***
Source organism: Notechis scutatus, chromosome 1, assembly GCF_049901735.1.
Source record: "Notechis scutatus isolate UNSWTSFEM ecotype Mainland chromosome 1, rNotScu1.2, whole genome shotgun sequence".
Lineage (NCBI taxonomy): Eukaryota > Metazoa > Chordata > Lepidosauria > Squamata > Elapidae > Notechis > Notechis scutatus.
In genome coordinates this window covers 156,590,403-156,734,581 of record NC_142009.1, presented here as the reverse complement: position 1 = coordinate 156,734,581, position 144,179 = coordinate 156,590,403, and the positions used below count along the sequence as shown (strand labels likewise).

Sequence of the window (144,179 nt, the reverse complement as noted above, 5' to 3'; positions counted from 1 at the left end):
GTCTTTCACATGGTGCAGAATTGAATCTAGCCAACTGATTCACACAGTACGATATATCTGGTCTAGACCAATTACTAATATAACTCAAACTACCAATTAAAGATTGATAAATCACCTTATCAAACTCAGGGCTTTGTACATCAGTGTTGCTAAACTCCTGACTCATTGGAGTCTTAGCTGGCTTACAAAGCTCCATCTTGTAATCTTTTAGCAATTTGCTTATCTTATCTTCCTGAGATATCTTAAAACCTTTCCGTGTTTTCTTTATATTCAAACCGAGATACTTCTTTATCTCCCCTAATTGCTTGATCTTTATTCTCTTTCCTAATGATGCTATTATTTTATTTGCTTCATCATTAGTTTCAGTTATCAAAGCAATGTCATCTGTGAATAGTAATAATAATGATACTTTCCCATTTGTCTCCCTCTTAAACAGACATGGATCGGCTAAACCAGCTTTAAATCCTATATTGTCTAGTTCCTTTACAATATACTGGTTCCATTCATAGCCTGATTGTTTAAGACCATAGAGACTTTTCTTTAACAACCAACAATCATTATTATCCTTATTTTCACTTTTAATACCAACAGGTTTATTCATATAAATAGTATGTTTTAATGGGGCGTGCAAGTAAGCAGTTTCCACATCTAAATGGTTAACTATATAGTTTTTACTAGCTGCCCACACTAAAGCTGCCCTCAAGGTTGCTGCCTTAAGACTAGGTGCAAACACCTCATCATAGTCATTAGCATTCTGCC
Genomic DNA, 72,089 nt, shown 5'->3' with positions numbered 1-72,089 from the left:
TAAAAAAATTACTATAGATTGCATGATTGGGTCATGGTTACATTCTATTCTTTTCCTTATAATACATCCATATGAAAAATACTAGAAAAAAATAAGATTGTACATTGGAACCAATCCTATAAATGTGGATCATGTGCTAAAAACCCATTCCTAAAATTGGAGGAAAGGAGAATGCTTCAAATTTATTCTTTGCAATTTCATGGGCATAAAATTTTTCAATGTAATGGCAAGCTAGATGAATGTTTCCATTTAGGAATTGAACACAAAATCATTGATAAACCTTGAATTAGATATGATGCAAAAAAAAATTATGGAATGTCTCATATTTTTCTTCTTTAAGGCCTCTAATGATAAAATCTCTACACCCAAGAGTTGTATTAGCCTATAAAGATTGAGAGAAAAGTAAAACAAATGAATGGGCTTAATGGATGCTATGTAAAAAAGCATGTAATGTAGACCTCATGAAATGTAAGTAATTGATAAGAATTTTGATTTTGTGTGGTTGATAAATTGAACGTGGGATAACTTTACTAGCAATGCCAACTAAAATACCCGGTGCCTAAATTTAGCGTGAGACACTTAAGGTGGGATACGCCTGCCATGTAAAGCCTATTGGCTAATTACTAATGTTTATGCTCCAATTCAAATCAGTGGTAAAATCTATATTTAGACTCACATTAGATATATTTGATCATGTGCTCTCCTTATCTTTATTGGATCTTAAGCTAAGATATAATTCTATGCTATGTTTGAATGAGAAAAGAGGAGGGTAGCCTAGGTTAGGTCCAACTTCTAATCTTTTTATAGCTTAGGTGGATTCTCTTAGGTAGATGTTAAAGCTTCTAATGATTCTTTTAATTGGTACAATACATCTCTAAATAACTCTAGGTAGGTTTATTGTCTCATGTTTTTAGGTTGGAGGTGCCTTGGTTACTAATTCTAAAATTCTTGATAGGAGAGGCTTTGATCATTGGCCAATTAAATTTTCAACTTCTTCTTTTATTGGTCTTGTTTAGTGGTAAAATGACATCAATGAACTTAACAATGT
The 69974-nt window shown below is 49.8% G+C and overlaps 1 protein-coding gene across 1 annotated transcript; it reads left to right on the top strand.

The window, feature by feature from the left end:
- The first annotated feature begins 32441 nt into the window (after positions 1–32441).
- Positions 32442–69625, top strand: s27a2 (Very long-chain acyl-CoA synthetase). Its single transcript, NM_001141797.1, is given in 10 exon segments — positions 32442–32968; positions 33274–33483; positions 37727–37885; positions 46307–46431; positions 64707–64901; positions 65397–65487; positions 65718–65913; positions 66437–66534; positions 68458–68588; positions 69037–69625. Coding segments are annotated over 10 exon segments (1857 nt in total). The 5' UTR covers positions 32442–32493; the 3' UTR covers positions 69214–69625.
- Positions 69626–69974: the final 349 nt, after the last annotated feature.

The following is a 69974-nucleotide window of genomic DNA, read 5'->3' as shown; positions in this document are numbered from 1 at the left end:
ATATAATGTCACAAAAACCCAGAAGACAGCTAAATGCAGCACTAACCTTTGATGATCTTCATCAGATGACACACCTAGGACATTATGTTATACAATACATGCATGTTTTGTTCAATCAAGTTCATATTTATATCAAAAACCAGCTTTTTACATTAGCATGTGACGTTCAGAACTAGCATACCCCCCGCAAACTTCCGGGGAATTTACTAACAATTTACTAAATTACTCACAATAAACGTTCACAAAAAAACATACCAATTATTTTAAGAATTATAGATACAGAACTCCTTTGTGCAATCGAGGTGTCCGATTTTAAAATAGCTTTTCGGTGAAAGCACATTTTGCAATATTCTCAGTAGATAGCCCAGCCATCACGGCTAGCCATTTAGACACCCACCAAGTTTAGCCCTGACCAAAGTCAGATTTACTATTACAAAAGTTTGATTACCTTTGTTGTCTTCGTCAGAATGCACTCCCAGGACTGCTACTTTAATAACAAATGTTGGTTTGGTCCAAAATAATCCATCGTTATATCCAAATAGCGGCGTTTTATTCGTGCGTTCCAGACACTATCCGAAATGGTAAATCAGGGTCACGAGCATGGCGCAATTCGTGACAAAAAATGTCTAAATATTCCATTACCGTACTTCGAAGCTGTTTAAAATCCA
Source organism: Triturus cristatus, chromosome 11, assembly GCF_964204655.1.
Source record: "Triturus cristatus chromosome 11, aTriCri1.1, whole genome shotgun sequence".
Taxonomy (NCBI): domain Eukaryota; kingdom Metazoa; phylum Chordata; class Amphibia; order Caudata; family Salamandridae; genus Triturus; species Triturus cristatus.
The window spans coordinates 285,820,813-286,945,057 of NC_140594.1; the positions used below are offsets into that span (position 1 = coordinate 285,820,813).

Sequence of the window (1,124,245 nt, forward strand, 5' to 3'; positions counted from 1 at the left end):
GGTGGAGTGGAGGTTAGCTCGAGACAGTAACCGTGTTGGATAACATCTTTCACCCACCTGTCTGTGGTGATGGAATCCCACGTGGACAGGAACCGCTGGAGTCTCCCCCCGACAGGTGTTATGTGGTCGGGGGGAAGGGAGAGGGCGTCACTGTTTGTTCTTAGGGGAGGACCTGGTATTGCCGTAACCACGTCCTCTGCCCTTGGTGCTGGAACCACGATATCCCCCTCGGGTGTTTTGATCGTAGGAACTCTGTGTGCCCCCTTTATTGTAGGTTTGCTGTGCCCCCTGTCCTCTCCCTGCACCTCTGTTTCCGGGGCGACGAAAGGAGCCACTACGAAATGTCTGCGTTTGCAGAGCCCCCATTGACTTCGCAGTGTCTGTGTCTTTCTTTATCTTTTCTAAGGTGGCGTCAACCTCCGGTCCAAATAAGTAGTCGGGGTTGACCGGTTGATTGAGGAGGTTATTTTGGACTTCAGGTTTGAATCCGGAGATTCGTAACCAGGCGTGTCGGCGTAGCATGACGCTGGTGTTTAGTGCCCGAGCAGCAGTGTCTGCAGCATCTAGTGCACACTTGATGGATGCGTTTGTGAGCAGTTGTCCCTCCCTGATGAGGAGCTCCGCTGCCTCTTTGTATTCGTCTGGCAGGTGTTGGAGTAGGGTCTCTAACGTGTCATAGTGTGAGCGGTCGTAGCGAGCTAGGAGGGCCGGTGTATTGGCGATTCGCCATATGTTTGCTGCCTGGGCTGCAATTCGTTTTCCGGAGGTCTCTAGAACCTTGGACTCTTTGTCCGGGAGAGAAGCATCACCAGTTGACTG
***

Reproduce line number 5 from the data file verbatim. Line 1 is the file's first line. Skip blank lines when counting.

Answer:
Sequence of the window (144,179 nt, the reverse complement as noted above, 5' to 3'; positions counted from 1 at the left end):